Decomposers are an important part of the circle of life, but a part that we don’t often like to talk about. Vermiculture opens the door to demystify the deconstruction process through the disposal of food waste and creates nutrient rich compost to plant in to begin the cycle again. The best part is that it is easy and cheap to set up and requires very little maintenance for a great reward!

What do you need?

  • Not a lot of space. Worms are great at reproducing and expanding their numbers, but they will only reproduce to fit the size of the space you provide for them. For the first six months, my worms lived in a tiny bin I kept in a file cabinet at work!
  • A container to hold them in. If you google “vermiculture diy” you can find a bunch of tutorials on how to cheaply make a worm home out of a couple of plastic tubs. Looking to deck your worms out in style? You can also search on Etsy and find hand made wooden homes!
  • Bedding material. This is typically just paper or cardboard you tear up to add a big of bulk and retain moisture. I like to use brown paper bags from the grocery store.
  • Some gloves. You’ll want to be able to get in the bin, so make sure you have some gloves around to keep your hands clean. I use my simple gardening gloves.
  • Food scraps! The most important bit! What are your worms going to eat? Worms are not very picky eaters, but you should try to follow some guidelines. I primarily feed mine a diet of fruit/vegetable scraps, tea leaves and coffee grounds, but you can also through in bread products if you’d like. (We don’t have a lot of bread waste in this house!) There are some things you should avoid feeding your worms. They aren’t fans of citrus or onions, and you should avoid meat and dairy products as well.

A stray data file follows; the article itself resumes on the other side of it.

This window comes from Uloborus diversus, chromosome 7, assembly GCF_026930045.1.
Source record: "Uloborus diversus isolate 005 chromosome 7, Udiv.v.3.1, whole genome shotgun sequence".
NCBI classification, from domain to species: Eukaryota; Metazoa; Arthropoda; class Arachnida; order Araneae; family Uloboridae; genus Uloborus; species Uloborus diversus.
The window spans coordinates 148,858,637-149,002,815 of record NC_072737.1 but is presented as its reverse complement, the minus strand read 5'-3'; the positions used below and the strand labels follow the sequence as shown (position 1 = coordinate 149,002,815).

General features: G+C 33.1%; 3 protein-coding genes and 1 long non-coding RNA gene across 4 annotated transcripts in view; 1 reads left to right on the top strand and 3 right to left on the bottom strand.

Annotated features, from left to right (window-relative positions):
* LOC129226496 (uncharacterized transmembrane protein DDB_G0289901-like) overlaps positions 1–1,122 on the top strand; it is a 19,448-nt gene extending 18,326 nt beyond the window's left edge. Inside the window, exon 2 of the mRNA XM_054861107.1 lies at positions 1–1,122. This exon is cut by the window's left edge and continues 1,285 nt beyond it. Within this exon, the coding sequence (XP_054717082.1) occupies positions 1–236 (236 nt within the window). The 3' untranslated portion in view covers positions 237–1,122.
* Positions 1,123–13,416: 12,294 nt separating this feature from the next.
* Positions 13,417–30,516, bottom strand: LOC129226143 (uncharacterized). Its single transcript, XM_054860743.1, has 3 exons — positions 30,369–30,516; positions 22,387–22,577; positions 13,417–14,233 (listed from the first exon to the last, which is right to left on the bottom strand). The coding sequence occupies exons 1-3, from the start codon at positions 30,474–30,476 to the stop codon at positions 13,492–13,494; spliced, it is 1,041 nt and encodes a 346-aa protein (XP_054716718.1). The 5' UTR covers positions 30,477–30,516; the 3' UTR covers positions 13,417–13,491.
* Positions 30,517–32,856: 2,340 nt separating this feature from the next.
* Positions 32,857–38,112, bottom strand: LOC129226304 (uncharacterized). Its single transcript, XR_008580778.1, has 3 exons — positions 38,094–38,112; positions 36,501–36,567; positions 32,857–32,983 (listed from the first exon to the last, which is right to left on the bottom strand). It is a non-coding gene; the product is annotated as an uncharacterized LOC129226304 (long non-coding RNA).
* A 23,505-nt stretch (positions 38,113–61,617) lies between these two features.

But Summer – what about the worms?
Well, I’m glad you asked. You can’t just go outside and grab regular earthworms for your vermiculture bin. You’ll need to go online and buy red wigglers. Luckily, that’s actually a thing you can just … buy online. The future is cool and weird.
Once your worms come in, you’ll want to set up your bin with nice damp (but not WET) bedding and your food scraps, and then set the bin in a dark, cool, quiet place. Worms don’t like the light (they live underground) and they don’t like vibrations, so try not to check on them ALL the time. You do want to make sure they are in a good not too hot or cold place, and you’ll want to make sure their environment is not too wet or dry. I check in on mine every few days to give them more food and make sure everything is going well. You might get some other tiny bugs or fungus in there, but it doesn’t smell, and even though there are air holes (PLEASE DON’T FORGET THEY HAVE TO BREATHE!) they aren’t about to wander away from their cozy home with tasty food. It’s a little ecosystem in there, and you want everyone to be happy and healthy!
If you are interested in learning more, reach out or search the internet for further instructions on how to set up and care for your bin!
Happy decomposing!